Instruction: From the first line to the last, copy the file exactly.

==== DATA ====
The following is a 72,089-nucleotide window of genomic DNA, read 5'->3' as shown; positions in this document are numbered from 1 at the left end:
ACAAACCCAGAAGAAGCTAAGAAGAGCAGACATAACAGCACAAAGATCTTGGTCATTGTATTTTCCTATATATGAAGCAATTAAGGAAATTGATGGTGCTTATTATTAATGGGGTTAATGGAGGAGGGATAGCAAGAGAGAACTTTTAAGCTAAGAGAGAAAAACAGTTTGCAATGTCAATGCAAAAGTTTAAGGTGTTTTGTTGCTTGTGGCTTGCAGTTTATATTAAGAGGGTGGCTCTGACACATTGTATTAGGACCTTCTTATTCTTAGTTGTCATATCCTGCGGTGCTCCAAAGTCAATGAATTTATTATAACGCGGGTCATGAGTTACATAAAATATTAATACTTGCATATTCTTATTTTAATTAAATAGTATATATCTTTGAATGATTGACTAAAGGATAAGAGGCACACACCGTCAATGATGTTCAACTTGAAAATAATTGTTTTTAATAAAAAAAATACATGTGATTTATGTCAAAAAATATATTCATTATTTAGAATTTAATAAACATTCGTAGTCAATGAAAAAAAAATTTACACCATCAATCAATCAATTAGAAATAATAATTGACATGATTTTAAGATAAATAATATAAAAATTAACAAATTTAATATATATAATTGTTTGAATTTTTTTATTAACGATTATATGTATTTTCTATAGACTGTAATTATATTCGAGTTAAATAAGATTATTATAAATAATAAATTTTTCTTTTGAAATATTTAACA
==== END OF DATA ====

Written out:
The following is a 72,089-nucleotide window of genomic DNA, read 5'->3' as shown; positions in this document are numbered from 1 at the left end:
ACAAACCCAGAAGAAGCTAAGAAGAGCAGACATAACAGCACAAAGATCTTGGTCATTGTATTTTCCTATATATGAAGCAATTAAGGAAATTGATGGTGCTTATTATTAATGGGGTTAATGGAGGAGGGATAGCAAGAGAGAACTTTTAAGCTAAGAGAGAAAAACAGTTTGCAATGTCAATGCAAAAGTTTAAGGTGTTTTGTTGCTTGTGGCTTGCAGTTTATATTAAGAGGGTGGCTCTGACACATTGTATTAGGACCTTCTTATTCTTAGTTGTCATATCCTGCGGTGCTCCAAAGTCAATGAATTTATTATAACGCGGGTCATGAGTTACATAAAATATTAATACTTGCATATTCTTATTTTAATTAAATAGTATATATCTTTGAATGATTGACTAAAGGATAAGAGGCACACACCGTCAATGATGTTCAACTTGAAAATAATTGTTTTTAATAAAAAAAATACATGTGATTTATGTCAAAAAATATATTCATTATTTAGAATTTAATAAACATTCGTAGTCAATGAAAAAAAAATTTACACCATCAATCAATCAATTAGAAATAATAATTGACATGATTTTAAGATAAATAATATAAAAATTAACAAATTTAATATATATAATTGTTTGAATTTTTTTATTAACGATTATATGTATTTTCTATAGACTGTAATTATATTCGAGTTAAATAAGATTATTATAAATAATAAATTTTTCTTTTGAAATATTTAACA